On Friday, January 20, the U.S. Department of the Interior’s year-long “Road to Healing Tour” made a stop at the Gila River Indian Community’s Gila Crossing Community School outside Laveen to hear stories from survivors, families and descendants of the federal Indian boarding school system. The event was a listening tour so government representatives could hear from those who had experienced the trauma of Indian boarding schools in past years. This was the fourth stop on the tour.
The Gila Crossing school was built by the GRIC for its students. It’s a Bureau of Indian Affairs school built in partnership with the Department of the Interior—which, GRIC Governor Stephen Roe Lewis said in his greeting to those in attendance, is a far cry from a boarding school.
“It’s a school where our children feel safe, protected and embraced, not only by our Community, but by our sacred Estrella Mountains. This is the federal school today,” he said.
Lewis opened the listening session by addressing the generational trauma of the boarding schools.
“Today’s gathering is a solemn one, because we will be focusing on a very painful history, a period of federal Indian policy, the boarding school era, when many of our children were forcibly removed from our tribal communities and our families for one singular purpose: to transform our children by taking their culture, their language, their hair, their community and their sense of belonging,” said Lewis.
Lewis thanked Arizona Governor Katie Hobbs and Arizona Representative Ruben Gallego, who attended the listening tour event, for showing their support. He also thanked U.S. Interior Secretary Deb Haaland (Laguna Pueblo) for making the gathering possible.
He said, “Our secretary prioritized shining a light on this failed federal policy instead of burying it, burying this painful period and the residual effects of history. This is what it means to have a Native Secretary of the Interior.”
Haaland, who visited the Phoenix Indian School the previous day, said that federal Indian school policies have touched every single Indigenous person she knows.
“My ancestors, and many of yours, endured the horrors of the Indian boarding school assimilation policies carried out by the same department that I now lead,” said Haaland. “This is the first time in history that a U.S. cabinet secretary comes to the table with this shared trauma.”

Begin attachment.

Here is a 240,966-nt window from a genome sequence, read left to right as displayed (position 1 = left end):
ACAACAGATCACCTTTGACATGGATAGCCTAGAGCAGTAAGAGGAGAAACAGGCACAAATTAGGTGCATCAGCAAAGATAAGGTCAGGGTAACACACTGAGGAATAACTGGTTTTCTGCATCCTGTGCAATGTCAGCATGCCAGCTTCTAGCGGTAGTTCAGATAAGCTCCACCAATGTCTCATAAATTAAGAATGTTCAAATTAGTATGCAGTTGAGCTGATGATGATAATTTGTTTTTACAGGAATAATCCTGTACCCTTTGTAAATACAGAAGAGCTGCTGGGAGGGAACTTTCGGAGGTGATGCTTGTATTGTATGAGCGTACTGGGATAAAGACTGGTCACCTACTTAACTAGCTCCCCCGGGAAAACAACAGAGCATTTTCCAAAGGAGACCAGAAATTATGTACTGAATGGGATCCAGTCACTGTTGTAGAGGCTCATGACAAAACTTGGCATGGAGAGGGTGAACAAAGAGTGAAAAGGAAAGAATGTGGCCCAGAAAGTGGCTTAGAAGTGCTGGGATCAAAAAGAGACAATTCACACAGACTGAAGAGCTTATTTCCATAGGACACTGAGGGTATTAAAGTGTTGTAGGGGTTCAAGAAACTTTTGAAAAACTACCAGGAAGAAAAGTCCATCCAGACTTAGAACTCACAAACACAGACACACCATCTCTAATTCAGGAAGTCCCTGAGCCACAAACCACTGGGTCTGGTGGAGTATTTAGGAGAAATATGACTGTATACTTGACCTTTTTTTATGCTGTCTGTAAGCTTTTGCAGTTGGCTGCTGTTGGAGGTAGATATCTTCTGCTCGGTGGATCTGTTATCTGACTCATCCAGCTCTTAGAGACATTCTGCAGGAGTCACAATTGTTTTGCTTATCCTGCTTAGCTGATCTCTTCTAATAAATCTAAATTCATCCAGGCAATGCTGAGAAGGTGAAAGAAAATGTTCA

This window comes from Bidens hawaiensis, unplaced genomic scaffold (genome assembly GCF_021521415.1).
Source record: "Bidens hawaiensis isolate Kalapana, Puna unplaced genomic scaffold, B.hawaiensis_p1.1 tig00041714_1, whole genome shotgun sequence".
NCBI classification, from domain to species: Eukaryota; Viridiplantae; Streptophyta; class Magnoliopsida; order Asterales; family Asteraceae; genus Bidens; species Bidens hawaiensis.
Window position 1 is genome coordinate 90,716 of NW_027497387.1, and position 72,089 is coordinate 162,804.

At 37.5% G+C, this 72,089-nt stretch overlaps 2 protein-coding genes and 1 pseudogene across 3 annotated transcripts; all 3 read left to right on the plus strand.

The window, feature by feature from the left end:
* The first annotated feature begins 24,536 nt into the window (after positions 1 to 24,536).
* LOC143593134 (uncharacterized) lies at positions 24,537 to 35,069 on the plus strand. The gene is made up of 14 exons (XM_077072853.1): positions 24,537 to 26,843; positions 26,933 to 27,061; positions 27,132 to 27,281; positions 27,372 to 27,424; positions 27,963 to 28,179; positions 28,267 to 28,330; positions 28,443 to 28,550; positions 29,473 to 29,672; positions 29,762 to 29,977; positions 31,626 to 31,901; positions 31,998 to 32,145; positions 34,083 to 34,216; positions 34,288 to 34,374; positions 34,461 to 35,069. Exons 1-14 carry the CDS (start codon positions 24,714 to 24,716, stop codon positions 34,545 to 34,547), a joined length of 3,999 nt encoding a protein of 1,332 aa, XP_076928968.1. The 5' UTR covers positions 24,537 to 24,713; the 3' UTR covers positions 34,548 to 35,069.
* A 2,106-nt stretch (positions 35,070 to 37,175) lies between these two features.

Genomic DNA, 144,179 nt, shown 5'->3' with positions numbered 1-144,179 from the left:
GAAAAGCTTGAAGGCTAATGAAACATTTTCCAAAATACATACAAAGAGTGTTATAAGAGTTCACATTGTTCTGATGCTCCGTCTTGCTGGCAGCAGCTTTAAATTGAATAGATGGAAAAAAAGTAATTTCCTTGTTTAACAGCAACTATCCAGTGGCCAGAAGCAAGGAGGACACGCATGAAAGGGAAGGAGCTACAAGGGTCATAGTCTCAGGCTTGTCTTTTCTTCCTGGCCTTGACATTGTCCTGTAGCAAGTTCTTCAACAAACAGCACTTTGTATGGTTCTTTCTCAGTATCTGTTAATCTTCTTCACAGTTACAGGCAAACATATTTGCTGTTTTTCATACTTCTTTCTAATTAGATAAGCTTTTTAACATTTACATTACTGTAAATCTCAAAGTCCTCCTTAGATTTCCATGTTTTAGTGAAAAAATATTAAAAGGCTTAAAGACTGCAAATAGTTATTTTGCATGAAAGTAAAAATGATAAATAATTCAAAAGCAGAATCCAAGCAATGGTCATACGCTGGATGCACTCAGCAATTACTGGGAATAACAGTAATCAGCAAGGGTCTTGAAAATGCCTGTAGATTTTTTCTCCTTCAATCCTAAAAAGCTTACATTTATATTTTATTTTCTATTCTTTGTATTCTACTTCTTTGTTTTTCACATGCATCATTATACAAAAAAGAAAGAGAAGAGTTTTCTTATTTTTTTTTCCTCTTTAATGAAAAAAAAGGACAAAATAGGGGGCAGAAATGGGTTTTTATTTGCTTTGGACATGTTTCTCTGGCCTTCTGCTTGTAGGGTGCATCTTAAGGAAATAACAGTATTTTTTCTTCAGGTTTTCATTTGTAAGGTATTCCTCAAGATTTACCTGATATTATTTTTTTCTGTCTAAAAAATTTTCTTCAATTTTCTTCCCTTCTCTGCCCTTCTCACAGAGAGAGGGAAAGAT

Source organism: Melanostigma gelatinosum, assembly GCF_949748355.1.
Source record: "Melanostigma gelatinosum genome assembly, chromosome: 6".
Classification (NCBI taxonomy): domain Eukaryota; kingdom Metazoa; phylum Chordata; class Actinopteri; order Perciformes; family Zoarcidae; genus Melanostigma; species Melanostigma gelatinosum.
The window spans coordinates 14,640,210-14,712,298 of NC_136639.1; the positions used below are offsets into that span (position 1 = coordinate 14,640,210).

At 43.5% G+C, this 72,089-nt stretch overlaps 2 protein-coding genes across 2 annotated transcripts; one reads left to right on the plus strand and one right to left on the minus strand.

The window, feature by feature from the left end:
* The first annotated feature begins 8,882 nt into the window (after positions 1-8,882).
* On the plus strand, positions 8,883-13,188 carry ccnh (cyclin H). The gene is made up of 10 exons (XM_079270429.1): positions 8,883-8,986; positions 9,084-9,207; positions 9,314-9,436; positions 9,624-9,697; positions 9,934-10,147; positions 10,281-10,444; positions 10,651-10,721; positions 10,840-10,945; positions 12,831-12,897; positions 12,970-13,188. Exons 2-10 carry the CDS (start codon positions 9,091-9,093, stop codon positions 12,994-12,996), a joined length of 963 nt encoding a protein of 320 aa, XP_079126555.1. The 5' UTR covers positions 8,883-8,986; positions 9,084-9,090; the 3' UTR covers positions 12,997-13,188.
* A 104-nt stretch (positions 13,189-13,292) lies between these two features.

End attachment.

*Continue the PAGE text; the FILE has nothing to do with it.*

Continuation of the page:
Haaland and Assistant Secretary for Indian Affairs Bryan Newland (Ojibwe) took turns conveying their support and explaining the intentions behind the healing tour, and for the first hour they listened to Community members and relatives who described their truths and pain stemming from the boarding schools on the record.
During this time, the media was allowed to be present. After a meal break, Haaland and Newland listened to more Community members share their stories off the record. Trauma-informed support was available on-site for those who needed it.
Tohono O’odham Nation member April Ignacio provided testimony on behalf of her family before the break. Her family’s origin stories told over generations involve U.S. “boots”—Army soldiers—visiting villages in Mexico in the late 1800s with wagons to round up O’odham children. One of those children was her maternal great-grandfather. He was sent to the Carlisle Boarding School in Pennsylvania, where his name was changed to José Ignacio.
As Ignacio and others continued to tell their truths, many in the school’s gymnasium were in tears.
“I think [the healing tour] gives a lot of people the opportunity to [speak] these truths and histories,” said Ignacio. “Let’s get the truth, let’s document it, because I think a lot of us are sitting in this sadness of historical trauma, and it’s never being addressed by the federal government. Now it’s really happening, it’s here.”
Before Arizona, the listening tour made stops in tribal communities in Oklahoma, Michigan and South Dakota. The following stop on the Arizona tour was on Sunday, January 22, at the Navajo Nation’s Many Farms High School.